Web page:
Worker Power Project: Centering worker power and equity in the implementation of industrial policy 

EARN’s Worker Power Project, launched in 2021, focuses on expanding the ability of working people to achieve racial, gender, and economic justice through organizing, collective bargaining, and state and local policies that protect workers’ rights to form or join unions. The project draws directly on EPI and EARN groups’ longstanding commitment to economic policies that work for working people while building new capacity to support worker organizing, create the collective, democratic power necessary to bring dignity to all work, achieve racial and gender equity across occupations and industries, and shape a new worker-centered economy for the future.    

Key project strategies for 2023-2025 include:  

  • Winning state and local policy changes that build worker power and advance racial and gender justice: Advancing state or local policies that expand rights of workers—including those historically excluded from state or federal legal protections—to freely exercise the right to join together in a union, gain a voice on the job, and collectively bargain with employers;   
  • Leveraging federal industrial policy investments to build worker power: Shaping state and local implementation of federal BIL, CHIPS in Science, and IRA investments through policies, practices, and organizing campaigns that increase access to good union jobs, open new pathways to unionization for Black, brown, and women workers, and/or strengthen durable long-term labor, racial, and climate justice coalitions. 
  • Building worker power research capacity and policy partnerships: Expanding the capacity of EARN groups to co-lead research and advocacy on state and local worker power policies, while developing or deepening on-the-ground partnerships among EARN groups, labor unions, worker centers, and other grassroots organizations.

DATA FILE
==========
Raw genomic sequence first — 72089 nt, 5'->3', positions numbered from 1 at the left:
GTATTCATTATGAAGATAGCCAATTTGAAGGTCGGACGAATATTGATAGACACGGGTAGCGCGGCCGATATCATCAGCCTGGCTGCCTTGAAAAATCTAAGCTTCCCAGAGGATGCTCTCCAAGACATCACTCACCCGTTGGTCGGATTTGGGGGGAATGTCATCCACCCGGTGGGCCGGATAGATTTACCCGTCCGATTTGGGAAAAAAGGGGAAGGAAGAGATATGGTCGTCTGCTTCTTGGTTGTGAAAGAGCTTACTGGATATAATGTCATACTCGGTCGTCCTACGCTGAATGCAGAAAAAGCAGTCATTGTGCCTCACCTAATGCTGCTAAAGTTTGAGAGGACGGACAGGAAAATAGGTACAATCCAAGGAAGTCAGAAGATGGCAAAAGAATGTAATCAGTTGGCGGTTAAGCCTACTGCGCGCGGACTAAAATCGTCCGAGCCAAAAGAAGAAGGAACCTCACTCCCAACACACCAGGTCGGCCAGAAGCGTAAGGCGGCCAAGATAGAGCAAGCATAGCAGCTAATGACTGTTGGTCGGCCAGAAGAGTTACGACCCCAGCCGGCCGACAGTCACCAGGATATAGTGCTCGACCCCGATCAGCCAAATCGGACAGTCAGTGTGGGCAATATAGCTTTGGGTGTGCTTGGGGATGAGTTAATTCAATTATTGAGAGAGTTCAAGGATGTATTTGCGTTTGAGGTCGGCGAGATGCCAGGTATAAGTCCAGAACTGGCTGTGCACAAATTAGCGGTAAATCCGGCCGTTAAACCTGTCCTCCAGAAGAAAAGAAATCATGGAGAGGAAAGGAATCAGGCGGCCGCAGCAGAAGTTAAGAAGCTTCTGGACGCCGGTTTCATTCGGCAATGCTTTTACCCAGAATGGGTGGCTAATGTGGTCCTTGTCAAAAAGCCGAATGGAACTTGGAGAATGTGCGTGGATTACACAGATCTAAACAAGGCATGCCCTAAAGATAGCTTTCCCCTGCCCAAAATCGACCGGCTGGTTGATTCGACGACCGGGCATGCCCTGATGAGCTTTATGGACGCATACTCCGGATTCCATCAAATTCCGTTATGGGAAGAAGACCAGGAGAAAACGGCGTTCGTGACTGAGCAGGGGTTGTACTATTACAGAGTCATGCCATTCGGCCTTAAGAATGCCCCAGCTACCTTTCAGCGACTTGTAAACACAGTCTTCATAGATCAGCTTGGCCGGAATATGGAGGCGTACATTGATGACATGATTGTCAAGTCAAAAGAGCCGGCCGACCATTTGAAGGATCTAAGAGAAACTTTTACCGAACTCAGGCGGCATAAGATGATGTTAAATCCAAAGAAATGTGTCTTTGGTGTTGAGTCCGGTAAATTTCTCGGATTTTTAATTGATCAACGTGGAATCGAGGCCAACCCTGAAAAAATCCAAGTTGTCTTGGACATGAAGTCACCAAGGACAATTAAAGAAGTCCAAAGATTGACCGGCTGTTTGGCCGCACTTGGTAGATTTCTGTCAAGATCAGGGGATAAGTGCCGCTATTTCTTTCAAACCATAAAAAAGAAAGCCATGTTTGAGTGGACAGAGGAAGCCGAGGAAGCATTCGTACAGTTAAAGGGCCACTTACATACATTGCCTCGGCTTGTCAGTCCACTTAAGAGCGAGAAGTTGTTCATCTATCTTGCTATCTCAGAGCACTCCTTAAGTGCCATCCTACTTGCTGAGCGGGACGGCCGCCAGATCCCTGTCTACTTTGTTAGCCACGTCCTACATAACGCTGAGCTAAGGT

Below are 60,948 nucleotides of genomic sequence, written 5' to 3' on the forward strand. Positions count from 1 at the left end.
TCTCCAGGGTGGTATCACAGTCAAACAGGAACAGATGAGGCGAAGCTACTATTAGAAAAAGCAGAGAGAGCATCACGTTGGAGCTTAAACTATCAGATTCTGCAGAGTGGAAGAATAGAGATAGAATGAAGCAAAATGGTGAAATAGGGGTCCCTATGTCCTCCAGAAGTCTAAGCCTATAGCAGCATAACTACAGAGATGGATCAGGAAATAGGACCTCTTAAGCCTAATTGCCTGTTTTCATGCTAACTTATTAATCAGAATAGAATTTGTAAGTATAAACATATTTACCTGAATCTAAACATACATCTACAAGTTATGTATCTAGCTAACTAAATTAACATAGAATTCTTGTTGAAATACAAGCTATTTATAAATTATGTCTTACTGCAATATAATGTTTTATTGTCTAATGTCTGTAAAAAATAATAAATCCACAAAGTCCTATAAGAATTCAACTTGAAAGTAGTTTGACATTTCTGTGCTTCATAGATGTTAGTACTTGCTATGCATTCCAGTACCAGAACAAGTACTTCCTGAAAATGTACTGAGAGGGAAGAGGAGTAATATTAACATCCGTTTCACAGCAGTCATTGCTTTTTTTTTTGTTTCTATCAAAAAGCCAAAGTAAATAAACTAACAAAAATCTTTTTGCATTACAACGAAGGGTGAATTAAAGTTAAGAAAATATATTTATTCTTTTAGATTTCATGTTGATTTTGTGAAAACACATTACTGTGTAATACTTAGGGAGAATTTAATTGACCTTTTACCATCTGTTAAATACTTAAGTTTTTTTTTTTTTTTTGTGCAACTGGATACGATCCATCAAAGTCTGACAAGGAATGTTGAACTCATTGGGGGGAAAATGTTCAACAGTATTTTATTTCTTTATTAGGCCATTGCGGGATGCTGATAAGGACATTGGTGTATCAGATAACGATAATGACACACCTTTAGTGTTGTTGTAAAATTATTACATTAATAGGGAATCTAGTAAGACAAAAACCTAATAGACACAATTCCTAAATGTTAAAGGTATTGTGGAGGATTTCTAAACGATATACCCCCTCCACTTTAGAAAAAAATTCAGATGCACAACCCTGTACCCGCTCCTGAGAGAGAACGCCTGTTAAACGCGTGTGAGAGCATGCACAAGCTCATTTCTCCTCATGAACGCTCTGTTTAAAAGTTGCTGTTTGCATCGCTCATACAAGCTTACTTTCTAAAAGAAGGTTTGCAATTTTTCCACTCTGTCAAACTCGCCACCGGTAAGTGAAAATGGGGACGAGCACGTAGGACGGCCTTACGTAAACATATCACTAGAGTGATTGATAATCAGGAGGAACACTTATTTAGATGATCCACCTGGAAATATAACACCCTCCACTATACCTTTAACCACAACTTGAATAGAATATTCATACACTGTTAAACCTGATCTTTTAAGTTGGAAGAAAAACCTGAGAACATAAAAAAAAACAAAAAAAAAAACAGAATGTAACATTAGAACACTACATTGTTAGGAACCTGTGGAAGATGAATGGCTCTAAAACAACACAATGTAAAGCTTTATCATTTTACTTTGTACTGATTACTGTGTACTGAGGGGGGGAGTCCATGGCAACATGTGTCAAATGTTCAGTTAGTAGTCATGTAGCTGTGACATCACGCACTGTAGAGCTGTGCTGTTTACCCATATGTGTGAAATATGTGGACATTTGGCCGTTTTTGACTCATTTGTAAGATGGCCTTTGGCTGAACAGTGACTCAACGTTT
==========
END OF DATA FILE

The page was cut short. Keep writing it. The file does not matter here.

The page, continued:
• Developing robust, research-based worker justice narratives: Generating and widely disseminating research reports, case studies, and other published products that tell coherent state, regional, and national stories about worker power and its importance, explain and assess the impact of state and local worker power policies, and shape public discourse on the economic and equity impacts of unions and the importance of expanding workers’ rights to form or join unions.  




Coming Together for Loudoun County: Collective Bargaining Strengthens Communities and Families

Loudoun County is a growing, increasingly diverse community that is a place of aspirations and contrasts: one of the highest-income counties in the United States, and a place where many who do the essential work of our communities can’t afford to live. Loudoun has top-notch public services, and Loudoun’s public employees play a significant role in creating and maintaining those services, and it’s important that we make sure that those public servants are fairly paid and have a voice in their workplace. Allowing collective bargaining will provide county employees a formal voice to lift up ways to improve public services and build a more equitable workplace. In the end, that benefits every one of us.


Four ways the American Rescue Plan can support working people

Government works best when it works for all people, not just the wealthy few and corporations. The American Rescue Plan (ARP) approaches economic recovery from the ground up by helping people pay the rent, feed their families, fix the car and resume their lives after an unprecedented pandemic and recession.


Confronting the Labor Shortage Narrative and Protecting UI

  • June 3, 2021

Blogs, reports, and data to help describe current labor market conditions, address the labor shortage narrative, and discuss the need for continued UI:

Statements and blog posts responding to states pulling out of federal UI supplements:

Other potentially useful reports and data:

News Articles Mentioned: